RLWC2013 puts Rugby League on the pop up and up
Young people from one of the country’s most deprived areas have been inspired by Rugby League World Cup 2013 to play Rugby League for the first time by using Rugby Pop-Up Clubs specially-designed by the charity StreetGames.
Children aged between 11 and 17 from Cross Heath near Newcastle took to Rugby League when the sport was introduced to their community sports sessions, and since RLWC2013 the scheme has grown to allow children to borrow the equipment needed to play Rugby League, on the proviso that they return everything intact at their following community sports session.
The charity StreetGames, which was launched in 2007, provides opportunities across a variety of sports to those living in disadvantaged areas and worked in unison with the RFL during RLWC2013 to provide tickets to the quarter-final clash between Fiji and Samoa.
“Throughout the build-up and during the Rugby League World Cup, StreetGames worked closely with the RFL to develop a programme of Rugby Pop-Up Clubs run in parallel with the tournament,” said StreetGames Director of Sports Partnerships, Julia Lee.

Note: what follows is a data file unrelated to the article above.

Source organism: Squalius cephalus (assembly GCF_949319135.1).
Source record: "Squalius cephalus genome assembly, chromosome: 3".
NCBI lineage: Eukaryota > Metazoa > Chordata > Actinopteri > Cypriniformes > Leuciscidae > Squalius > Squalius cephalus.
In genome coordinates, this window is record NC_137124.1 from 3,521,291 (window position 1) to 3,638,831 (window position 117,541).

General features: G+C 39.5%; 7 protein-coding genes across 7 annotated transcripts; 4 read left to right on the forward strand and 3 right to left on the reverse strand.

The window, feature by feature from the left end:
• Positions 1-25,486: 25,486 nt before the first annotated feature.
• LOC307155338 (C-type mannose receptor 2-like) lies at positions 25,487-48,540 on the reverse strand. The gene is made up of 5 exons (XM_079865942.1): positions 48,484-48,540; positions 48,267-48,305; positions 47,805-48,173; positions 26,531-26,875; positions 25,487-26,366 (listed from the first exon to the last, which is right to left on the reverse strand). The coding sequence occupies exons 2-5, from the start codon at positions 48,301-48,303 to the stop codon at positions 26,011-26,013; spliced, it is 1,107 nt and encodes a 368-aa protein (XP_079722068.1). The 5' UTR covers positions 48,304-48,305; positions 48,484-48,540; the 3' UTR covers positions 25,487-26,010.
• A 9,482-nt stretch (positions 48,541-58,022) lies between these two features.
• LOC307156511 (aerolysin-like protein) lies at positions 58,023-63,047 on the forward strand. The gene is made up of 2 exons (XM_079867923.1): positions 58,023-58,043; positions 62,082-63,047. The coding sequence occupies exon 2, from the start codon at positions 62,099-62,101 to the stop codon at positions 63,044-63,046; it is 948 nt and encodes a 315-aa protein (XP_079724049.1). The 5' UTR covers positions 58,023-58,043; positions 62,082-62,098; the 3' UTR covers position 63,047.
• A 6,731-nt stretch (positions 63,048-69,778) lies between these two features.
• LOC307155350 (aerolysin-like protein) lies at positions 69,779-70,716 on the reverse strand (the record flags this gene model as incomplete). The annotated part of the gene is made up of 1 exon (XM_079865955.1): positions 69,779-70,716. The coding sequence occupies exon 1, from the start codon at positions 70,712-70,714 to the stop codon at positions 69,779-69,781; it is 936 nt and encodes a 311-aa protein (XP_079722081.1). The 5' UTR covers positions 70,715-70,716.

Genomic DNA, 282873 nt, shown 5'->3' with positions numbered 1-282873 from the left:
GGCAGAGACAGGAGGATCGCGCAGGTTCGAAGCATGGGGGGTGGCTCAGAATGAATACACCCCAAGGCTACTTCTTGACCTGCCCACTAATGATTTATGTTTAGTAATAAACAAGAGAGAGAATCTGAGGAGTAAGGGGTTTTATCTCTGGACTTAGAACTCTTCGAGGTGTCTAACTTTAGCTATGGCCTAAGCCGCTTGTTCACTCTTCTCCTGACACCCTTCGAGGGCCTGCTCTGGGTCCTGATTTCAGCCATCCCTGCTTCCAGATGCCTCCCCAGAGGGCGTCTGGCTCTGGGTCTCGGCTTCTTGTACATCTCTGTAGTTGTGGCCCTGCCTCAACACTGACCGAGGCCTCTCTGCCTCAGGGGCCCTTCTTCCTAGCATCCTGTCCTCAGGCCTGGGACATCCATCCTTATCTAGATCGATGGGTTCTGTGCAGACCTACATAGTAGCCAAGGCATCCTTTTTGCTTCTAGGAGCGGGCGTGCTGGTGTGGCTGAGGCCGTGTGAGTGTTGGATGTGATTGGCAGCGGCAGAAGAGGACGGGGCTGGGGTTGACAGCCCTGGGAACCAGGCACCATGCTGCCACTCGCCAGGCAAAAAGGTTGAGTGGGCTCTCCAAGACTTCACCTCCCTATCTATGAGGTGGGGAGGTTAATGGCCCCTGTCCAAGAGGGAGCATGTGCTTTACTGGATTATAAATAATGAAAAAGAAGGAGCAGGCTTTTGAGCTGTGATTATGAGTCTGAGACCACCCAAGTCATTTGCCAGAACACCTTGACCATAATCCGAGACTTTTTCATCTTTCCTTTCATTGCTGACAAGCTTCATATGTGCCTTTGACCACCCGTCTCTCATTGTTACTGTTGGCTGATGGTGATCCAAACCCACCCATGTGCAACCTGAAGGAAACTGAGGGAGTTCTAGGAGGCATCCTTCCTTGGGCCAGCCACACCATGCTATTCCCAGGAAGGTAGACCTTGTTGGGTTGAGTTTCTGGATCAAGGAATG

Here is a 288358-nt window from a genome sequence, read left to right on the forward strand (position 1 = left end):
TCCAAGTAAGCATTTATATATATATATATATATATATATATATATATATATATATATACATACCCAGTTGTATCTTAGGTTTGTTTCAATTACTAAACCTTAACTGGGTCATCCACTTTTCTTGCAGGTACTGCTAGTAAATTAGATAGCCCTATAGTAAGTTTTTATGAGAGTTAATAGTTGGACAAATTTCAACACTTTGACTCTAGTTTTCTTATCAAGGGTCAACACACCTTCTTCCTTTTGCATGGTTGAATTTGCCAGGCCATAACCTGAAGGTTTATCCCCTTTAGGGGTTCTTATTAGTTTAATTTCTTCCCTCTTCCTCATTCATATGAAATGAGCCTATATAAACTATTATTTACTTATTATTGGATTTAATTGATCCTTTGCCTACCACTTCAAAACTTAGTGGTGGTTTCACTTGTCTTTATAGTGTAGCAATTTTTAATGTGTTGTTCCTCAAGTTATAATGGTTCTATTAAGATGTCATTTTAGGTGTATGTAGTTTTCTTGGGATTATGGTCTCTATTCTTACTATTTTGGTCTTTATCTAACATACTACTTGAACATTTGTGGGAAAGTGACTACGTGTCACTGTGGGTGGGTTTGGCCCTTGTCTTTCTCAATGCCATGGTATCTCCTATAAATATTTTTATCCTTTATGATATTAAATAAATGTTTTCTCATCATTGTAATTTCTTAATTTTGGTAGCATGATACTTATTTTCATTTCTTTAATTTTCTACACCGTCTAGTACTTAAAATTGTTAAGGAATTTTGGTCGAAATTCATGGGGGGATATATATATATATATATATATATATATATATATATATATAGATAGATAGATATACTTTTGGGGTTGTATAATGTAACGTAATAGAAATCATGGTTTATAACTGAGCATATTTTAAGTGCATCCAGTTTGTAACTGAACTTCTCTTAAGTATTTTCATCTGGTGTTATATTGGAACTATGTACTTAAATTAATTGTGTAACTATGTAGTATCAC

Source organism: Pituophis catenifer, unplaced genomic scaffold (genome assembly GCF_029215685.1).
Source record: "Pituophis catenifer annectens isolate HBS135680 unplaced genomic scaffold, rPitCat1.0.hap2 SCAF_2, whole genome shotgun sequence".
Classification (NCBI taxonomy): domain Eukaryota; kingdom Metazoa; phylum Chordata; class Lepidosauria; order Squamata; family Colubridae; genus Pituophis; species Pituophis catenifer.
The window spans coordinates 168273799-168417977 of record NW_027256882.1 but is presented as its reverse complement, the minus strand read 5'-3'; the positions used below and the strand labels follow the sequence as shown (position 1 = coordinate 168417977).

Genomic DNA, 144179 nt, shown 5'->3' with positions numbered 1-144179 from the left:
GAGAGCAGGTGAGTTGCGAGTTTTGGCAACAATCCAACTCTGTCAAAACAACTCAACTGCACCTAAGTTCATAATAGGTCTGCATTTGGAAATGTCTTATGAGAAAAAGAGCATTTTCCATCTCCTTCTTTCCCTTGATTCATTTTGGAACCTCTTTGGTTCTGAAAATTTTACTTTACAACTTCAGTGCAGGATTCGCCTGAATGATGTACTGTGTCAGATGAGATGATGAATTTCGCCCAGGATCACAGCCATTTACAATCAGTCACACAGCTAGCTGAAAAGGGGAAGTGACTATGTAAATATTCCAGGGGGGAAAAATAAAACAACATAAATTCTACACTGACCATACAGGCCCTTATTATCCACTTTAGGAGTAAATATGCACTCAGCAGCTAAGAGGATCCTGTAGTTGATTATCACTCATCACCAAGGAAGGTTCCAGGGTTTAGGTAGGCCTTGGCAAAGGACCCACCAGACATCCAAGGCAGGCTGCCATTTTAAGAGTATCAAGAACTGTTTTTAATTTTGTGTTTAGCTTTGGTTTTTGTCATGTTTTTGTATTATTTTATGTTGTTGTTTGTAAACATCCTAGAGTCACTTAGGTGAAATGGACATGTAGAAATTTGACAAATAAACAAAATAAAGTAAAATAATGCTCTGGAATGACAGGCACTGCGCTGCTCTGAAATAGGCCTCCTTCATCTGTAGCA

“This allowed young people from disadvantaged areas to play rugby - sometimes for the first time - and learn what the game was all about. The association with the RFL also enabled them to attend some of the live fixtures. The response from young people involved has been phenomenal.”
As a result of their exposure to RLWC2013, and the consequent growth of the scheme to allow children play Rugby League in their spare time, as well as at their community sports sessions, there has been a big rise participation, with some youngsters also joining their local Rugby League sides.
“The fact that the World Cup was held in the UK has been fundamental to engaging with these hard-to-reach young people and hopefully providing the sport with a lasting legacy,” said Lee.
“The coaches and managers of the projects have not only witnessed an influx of interest in playing the game at their sessions, but are signposting young people to their local RFL community clubs.”
For more information about how to get involved in playing, coaching or watching Rugby League, please visit www.extraordinaryrugby.com.